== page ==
Among the many misconceptions about crossbows is that they are always and inherently on target. After shooting several thousand arrows per year over the last 15 years, I’ve come to realize that, just like rifles, shotguns and handguns, crossbows need constant tweaking if you want to maintain the highest levels of accuracy year-round.
The first thing I learned about crossbows when I got into this game back in 1995 was that, out of the box, they are as accurate as any modern firearm — when they are at peak performance. In fact, I discovered that I could not shoot more than two or three arrows at the same target (at 20, 30, 40 or even 60 yards) without risking a “Robin Hood” — splitting one arrow with the next shot. I enjoyed this kind of accuracy with every crossbow I used, from the low-end, basic models to the highest-priced units. When the shine wears off, however, it’s time to take action.
A few seasons ago, a friend and I were on a winter hunt in Ohio. I’d shot two does (legal in that zone) and was holding out for a nice buck. My friend was having trouble hitting the target even at 20 yards, and after three discouraging misses, we headed to the range to find out what was wrong.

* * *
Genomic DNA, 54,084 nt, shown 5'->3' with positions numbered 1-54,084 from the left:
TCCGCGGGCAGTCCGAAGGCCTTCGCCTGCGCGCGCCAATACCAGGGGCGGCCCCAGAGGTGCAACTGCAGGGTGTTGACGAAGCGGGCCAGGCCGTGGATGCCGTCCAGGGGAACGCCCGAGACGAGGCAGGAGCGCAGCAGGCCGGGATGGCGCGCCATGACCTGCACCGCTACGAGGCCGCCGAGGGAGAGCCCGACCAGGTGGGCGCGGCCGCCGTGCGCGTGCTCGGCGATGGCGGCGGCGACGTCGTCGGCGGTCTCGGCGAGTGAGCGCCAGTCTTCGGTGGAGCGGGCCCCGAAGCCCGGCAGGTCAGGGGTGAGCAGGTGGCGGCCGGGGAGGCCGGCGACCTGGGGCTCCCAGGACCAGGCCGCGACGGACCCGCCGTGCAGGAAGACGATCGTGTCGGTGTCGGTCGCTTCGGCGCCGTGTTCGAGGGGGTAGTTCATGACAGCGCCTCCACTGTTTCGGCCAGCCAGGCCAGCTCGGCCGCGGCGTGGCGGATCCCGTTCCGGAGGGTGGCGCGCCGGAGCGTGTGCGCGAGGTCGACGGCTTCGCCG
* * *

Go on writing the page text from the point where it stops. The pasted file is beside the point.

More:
A crossbow is, after all, a machine, and machines must be maintained. To begin with, we tightened all screws and bolts, including all stock, bow and sight screws. Next, we checked his bowstring to be sure it was centered — and found it was not. The easiest way to monitor this is to mark the string where it crosses the rail. Using a black permanent marker, carefully mark the string on both sides of the rail. When the bow is cocked, the marks will show you if the string is uneven, which can cause the arrow to fly off-center.
It’s also important to apply the string and rail lube provided by your crossbow’s manufacturer. Most manufacturers recommend lubing after three or four shots. The bottom line is, if you see your arrows flying off the mark, first check the string alignment and lubrication points before moving on to cables, limbs or sights.
Sights And Scopes
Most crossbows are supplied with basic open sights, which are generally worthless in most cases. The best standard sight is a 4X scope with a series of vertical crosshairs that allow the shooter to sight in at 20, 30, 40 and 60 yards. Properly mounted, tightened and maintained, these scopes will allow any shooter to plunk his arrows into a coffee cup at the designated range — but only if all details of the shooting process are attended to as previously noted.